It is true that John Kayode Fayemi has been declared the winner of the just-concluded Ekiti governorship election; yet, research reveals the ordeal, consistency and doggedness that went into the outcome which came as a surprise to many, especially given that he was contesting against the anointed candidate of an incumbent, Olusola Eleka.
Hailing from Isan-Ekiti in Oye local government area, Fayemi was on February 9, 1965. He attended Christ’s School, Ado Ekiti, the state capital bagged degrees in History, Politics and International Relations from the Universities of Lagos and Ife in Nigeria.
Fayemi also received a doctorate degree in war studies from the University of London, England, majoring in civil-military relations, The Cable reports.
He took over office as state governor of Ekiti in October, 2010, but not without legal battles, with Segun Oni’s victory cancelled by a Kwara state appeal court. In 2014, he sought to contest for the governorship seat in office but was defeated at the election by Ayodele Fayose, the incumbent, who was at the time returning for a second termed.
He was appointed the minister of mines and steel development in 2015 by President Muhammadu Buhari, an office he retired from on Wednesday, May 30, 2018, and went ahead to contest the Ekiti governorship election.
His research and policy interests include democratisation, constitutionalism, security sector governance, and regionalism in the global context
Much like Olusola, his key opponent, Fayemi had spent many years in the academic front before eventually venturing into full time politics.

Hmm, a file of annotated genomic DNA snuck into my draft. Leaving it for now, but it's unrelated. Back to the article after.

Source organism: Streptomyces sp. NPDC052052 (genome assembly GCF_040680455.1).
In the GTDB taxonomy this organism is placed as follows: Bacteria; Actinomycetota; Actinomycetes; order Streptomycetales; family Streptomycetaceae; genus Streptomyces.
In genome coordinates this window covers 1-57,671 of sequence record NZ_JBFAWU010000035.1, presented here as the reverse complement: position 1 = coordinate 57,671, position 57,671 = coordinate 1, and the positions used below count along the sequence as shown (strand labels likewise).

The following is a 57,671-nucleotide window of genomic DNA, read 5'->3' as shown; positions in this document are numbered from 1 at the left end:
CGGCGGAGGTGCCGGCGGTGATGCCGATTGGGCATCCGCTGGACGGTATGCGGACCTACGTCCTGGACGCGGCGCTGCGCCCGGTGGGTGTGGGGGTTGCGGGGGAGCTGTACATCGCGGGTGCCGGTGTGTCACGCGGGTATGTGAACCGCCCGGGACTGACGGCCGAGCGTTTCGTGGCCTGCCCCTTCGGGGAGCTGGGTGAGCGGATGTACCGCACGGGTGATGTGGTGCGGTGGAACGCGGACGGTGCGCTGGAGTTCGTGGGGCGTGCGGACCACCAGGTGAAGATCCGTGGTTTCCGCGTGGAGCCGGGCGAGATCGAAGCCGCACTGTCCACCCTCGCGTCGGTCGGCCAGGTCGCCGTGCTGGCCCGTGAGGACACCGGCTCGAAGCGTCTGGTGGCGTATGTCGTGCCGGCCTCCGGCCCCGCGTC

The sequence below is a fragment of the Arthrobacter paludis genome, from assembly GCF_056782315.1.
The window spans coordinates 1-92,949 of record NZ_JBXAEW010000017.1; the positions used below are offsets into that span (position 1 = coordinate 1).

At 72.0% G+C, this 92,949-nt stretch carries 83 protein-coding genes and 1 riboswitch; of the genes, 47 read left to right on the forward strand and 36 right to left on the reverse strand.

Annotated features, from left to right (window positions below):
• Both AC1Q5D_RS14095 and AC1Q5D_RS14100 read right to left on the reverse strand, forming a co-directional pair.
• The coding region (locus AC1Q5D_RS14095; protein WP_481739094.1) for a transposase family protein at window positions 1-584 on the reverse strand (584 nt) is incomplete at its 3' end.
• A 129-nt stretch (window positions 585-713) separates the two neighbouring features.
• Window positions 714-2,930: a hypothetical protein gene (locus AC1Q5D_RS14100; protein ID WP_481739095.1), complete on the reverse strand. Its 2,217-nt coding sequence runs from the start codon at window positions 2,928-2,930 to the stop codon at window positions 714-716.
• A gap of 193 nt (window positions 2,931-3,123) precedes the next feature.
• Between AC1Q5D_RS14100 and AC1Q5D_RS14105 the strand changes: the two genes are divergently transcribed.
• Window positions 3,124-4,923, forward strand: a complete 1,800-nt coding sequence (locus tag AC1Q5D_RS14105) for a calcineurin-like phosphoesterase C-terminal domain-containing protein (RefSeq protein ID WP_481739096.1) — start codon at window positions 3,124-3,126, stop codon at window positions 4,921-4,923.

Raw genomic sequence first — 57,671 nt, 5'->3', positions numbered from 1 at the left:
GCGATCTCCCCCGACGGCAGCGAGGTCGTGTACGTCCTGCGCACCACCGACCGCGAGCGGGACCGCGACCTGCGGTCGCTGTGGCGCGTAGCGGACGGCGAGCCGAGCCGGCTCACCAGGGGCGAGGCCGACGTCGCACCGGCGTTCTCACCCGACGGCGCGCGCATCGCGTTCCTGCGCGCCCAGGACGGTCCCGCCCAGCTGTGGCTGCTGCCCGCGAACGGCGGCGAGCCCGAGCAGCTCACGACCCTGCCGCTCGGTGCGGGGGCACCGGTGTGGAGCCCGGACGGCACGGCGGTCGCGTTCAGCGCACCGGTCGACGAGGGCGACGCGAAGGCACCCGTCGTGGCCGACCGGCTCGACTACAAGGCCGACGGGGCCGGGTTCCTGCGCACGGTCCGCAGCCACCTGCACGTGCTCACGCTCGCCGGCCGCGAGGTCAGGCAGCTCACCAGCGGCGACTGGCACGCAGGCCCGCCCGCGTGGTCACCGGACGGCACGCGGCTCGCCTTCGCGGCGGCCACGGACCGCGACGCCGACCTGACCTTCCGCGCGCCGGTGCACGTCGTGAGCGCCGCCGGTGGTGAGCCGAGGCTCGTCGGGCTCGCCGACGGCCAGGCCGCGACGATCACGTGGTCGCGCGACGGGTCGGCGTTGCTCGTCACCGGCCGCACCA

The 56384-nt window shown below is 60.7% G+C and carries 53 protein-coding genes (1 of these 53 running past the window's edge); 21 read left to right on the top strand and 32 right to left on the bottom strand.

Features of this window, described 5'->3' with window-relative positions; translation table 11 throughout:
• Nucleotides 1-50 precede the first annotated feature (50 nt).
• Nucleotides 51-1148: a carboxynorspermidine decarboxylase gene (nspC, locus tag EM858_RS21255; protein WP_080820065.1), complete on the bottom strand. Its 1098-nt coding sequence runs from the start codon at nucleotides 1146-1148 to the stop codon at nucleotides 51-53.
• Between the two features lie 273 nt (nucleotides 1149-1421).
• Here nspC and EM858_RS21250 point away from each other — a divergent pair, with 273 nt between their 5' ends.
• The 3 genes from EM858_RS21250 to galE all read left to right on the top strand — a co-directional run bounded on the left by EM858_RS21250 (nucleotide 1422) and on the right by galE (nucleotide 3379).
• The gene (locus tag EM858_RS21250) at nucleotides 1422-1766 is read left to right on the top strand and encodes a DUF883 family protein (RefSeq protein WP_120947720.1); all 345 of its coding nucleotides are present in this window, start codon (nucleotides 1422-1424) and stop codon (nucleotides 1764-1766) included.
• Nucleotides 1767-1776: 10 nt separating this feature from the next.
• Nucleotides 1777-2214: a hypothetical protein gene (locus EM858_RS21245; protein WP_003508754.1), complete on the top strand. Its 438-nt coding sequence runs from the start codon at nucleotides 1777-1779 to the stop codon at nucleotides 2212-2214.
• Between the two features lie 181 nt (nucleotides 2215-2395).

Fayemi is a fellow of the Centre for Peace and Conflict Studies; University of Ibadan; adjunct professor of security studies at the African Centre for Strategic Studies; National Defense University, Fort McNair, USA. He was also a Visiting Professor in the African Studies Programme at Northwestern University, Evanston, USA in 2004.
He was a director of the Centre for Democracy & Development (CDC), and had worked as a lecturer, researcher and strategy development adviser in Nigeria and the United Kingdom.
He was strategy development adviser at London’s City Challenge; research fellow at the African Research & Information Bureau in London, UK, technical expert to ECOWAS on small arms and light weapons and United Nations Economic Commission of Africa on governance issues.
He was also a member of Africa policy advisory panel of the British government, and once chaired the commonwealth human rights initiative's committee of experts on developing guiding principles and mechanisms of constitution making in Commonwealth Africa.
Fayemi’s father was as an information officer in government and that, to a large extent, exposed him to life generally and earned him some level of fame at a tender age.
He reportedly had his first ‘political outing’ at the age of five when he joined in welcoming Yakubu Gowon to Ibadan during the military regime.
According to Femi Orebe, a political analyst, Fayemi’s father had, through his office, also “exposed him at a very early stage in life to newspapers, many of which he read daily, thus imperceptibly learning and internalising lessons in current and public affairs, especially politics that today stand him in good stead as they all combined to shape his career choices.”
Known as one of the leaders of the Nigerian opposition to the military regime, Fayemi was involved in the founding and management of opposition radios such as ‘Radio Kudirat’. His book, Out Of The Shadows: Exile and the Struggle for Freedom & Democracy In Nigeria, has an account of the process and roles he played in the establishment of Radio Kudirat.